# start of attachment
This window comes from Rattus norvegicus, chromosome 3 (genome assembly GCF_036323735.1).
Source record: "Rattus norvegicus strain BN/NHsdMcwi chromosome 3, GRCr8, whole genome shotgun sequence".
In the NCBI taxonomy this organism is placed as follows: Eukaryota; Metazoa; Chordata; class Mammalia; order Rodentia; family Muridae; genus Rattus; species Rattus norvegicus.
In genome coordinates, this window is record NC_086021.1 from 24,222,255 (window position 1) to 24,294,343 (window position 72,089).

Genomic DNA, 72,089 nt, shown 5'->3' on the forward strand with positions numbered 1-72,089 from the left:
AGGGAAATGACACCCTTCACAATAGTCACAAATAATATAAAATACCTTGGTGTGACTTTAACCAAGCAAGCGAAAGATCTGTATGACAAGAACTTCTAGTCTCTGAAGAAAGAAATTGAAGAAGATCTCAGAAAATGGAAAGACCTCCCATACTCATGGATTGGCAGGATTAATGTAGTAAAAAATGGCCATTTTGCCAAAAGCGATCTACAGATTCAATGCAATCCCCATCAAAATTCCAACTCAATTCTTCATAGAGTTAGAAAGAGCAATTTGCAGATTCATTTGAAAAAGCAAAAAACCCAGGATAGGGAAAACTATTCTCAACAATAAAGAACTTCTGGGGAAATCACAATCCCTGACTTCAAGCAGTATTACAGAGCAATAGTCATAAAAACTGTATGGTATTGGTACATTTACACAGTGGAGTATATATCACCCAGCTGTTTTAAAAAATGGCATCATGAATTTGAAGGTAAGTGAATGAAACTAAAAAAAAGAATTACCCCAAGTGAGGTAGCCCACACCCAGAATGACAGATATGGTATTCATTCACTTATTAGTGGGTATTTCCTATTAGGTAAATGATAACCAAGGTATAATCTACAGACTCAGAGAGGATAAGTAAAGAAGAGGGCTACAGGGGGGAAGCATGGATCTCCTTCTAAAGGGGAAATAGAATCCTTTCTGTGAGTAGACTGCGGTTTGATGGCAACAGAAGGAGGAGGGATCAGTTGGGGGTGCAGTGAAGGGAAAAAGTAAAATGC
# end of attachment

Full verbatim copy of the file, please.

This window comes from Rattus norvegicus, chromosome 3 (genome assembly GCF_036323735.1).
Source record: "Rattus norvegicus strain BN/NHsdMcwi chromosome 3, GRCr8, whole genome shotgun sequence".
In the NCBI taxonomy this organism is placed as follows: Eukaryota; Metazoa; Chordata; class Mammalia; order Rodentia; family Muridae; genus Rattus; species Rattus norvegicus.
In genome coordinates, this window is record NC_086021.1 from 24,222,255 (window position 1) to 24,294,343 (window position 72,089).

Genomic DNA, 72,089 nt, shown 5'->3' on the forward strand with positions numbered 1-72,089 from the left:
AGGGAAATGACACCCTTCACAATAGTCACAAATAATATAAAATACCTTGGTGTGACTTTAACCAAGCAAGCGAAAGATCTGTATGACAAGAACTTCTAGTCTCTGAAGAAAGAAATTGAAGAAGATCTCAGAAAATGGAAAGACCTCCCATACTCATGGATTGGCAGGATTAATGTAGTAAAAAATGGCCATTTTGCCAAAAGCGATCTACAGATTCAATGCAATCCCCATCAAAATTCCAACTCAATTCTTCATAGAGTTAGAAAGAGCAATTTGCAGATTCATTTGAAAAAGCAAAAAACCCAGGATAGGGAAAACTATTCTCAACAATAAAGAACTTCTGGGGAAATCACAATCCCTGACTTCAAGCAGTATTACAGAGCAATAGTCATAAAAACTGTATGGTATTGGTACATTTACACAGTGGAGTATATATCACCCAGCTGTTTTAAAAAATGGCATCATGAATTTGAAGGTAAGTGAATGAAACTAAAAAAAAGAATTACCCCAAGTGAGGTAGCCCACACCCAGAATGACAGATATGGTATTCATTCACTTATTAGTGGGTATTTCCTATTAGGTAAATGATAACCAAGGTATAATCTACAGACTCAGAGAGGATAAGTAAAGAAGAGGGCTACAGGGGGGAAGCATGGATCTCCTTCTAAAGGGGAAATAGAATCCTTTCTGTGAGTAGACTGCGGTTTGATGGCAACAGAAGGAGGAGGGATCAGTTGGGGGTGCAGTGAAGGGAAAAAGTAAAATGC